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Abstract: PO1905

Systemic Amyloidosis Presenting as Progressive Dysphagia, Hypercalcemia, and Proteinuria

Session Information

Category: Onco-Nephrology

  • 1500 Onco-Nephrology


  • Patrick, Kennerly Clinton, Virginia Commonwealth University Health System, Richmond, Virginia, United States
  • Tripathi, Shreyank D., Virginia Commonwealth University Health System, Richmond, Virginia, United States
  • Patel, Nilang G., Virginia Commonwealth University Health System, Richmond, Virginia, United States

Systemic amyloidosis consists of several disorders whereby amyloid fibrils deposit in the extracellular tissue of multiple organs and as such, is associated with a wide spectrum of disease leading to significant morbidity and mortality. The severity and clinical manifestations of systemic amyloidosis is highly dependent on the site of amyloid fibril deposition.

Case Description

We present a 75-year-old male with no medical history who presented with dysphagia and epigastric abdominal pain. Lab work revealed moderate hypercalcemia and acute kidney injury (AKI) with urinalysis significant for >500mg/dL of protein. He received intravenous fluid resuscitation with improvement in renal function and temporary resolution of hypercalcemia. His AKI and hypercalcemia were attributed to volume depletion and possible milk-alkali syndrome due to consumption of calcium carbonate. After discharge however, he continued to have persistent sub-nephrotic range proteinuria, mild hypercalcemia and progressive renal insufficiency. UPEP and serum free light chain analysis revealed elevated kappa light chains. A kidney biopsy showed glomeruli with mesangial expansion as well as Congo red positive staining of glomeruli, interstitium, and vessels. Electron microscopy showed mesangial deposition of fibrillary material consistent with AL kappa light chain renal amyloidosis. Prior to follow up with Hematology, he was re-hospitalized for AKI, acute liver injury concerning for hepatic amyloidosis and progressive dysphagia likely due to gastrointestinal involvement. Therapy was initiated with bortezomib and dexamethasone; however, no significant kidney recovery was observed, and he remained dependent on dialysis. Due to rapid clinical decline, additional chemotherapy was not offered, and he was transitioned to comfort care.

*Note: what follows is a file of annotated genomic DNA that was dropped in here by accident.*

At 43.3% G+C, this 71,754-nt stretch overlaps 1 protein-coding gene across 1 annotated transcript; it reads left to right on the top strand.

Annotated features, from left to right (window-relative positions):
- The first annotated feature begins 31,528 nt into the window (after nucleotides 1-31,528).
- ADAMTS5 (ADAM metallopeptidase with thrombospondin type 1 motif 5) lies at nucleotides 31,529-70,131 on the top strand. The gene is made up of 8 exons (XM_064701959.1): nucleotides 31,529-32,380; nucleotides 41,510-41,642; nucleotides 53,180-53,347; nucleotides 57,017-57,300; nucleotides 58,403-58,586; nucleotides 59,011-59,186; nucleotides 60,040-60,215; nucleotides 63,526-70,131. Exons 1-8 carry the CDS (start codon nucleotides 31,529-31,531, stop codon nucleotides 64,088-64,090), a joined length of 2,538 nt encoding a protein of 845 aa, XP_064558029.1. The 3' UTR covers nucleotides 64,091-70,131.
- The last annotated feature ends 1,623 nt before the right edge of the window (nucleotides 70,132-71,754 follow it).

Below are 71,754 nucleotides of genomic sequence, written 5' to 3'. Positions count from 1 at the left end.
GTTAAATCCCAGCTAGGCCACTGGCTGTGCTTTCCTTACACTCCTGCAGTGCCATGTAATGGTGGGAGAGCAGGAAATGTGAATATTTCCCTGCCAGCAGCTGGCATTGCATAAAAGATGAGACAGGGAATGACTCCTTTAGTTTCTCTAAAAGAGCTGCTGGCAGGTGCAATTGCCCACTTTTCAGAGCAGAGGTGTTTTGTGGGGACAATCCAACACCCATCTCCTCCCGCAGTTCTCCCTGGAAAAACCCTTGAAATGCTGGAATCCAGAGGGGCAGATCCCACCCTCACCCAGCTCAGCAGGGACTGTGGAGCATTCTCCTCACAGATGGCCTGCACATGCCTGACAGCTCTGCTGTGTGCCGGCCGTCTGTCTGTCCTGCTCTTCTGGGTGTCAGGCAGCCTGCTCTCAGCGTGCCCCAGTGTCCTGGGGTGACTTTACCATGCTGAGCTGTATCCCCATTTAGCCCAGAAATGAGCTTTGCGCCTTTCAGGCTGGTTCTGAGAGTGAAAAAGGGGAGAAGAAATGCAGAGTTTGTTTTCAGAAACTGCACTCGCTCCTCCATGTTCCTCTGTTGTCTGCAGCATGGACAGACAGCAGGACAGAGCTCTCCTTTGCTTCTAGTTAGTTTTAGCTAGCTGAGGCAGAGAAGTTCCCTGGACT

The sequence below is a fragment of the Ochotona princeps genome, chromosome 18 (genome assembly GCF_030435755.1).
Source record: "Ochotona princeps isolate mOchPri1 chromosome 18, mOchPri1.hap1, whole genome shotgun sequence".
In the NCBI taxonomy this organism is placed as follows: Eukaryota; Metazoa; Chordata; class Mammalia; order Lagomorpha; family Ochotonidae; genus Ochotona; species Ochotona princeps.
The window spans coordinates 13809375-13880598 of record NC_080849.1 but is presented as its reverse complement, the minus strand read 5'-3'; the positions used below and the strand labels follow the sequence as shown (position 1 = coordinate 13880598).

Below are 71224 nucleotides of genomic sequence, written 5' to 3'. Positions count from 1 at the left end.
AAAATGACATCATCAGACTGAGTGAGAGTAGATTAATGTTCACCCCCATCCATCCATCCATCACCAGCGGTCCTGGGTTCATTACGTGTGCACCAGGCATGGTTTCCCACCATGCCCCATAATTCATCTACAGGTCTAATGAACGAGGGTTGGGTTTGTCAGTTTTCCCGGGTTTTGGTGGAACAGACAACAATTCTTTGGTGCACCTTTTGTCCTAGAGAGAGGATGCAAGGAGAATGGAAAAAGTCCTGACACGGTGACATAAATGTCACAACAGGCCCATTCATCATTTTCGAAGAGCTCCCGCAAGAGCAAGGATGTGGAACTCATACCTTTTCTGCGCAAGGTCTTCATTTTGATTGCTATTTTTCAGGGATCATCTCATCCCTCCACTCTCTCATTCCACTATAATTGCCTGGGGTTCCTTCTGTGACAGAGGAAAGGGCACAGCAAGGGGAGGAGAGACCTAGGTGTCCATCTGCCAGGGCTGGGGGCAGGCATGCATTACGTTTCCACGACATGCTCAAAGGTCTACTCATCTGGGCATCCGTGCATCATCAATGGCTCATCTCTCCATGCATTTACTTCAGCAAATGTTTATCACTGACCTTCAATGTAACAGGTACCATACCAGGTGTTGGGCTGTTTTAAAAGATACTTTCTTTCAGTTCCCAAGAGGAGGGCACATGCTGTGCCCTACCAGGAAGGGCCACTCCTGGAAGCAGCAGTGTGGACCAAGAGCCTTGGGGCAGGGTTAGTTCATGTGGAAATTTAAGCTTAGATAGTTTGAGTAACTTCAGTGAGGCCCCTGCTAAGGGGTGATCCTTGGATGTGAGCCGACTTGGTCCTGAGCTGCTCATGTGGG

This patient presented with dysphagia, persistent hypercalcemia, renal insufficiency and proteinuria highlighting the clinical variability of systemic amyloidosis. As such, systemic amyloidosis, a rare infiltrative disorder, requires a high level of clinical suspicion in order to reach an early diagnosis and prevent long-term complications and mortality associated with advanced, multi-organ involvement. In addition, it is crucial to exclude coexisting multiple myeloma in patients presenting with hypercalcemia, renal insufficiency and AL amyloidosis.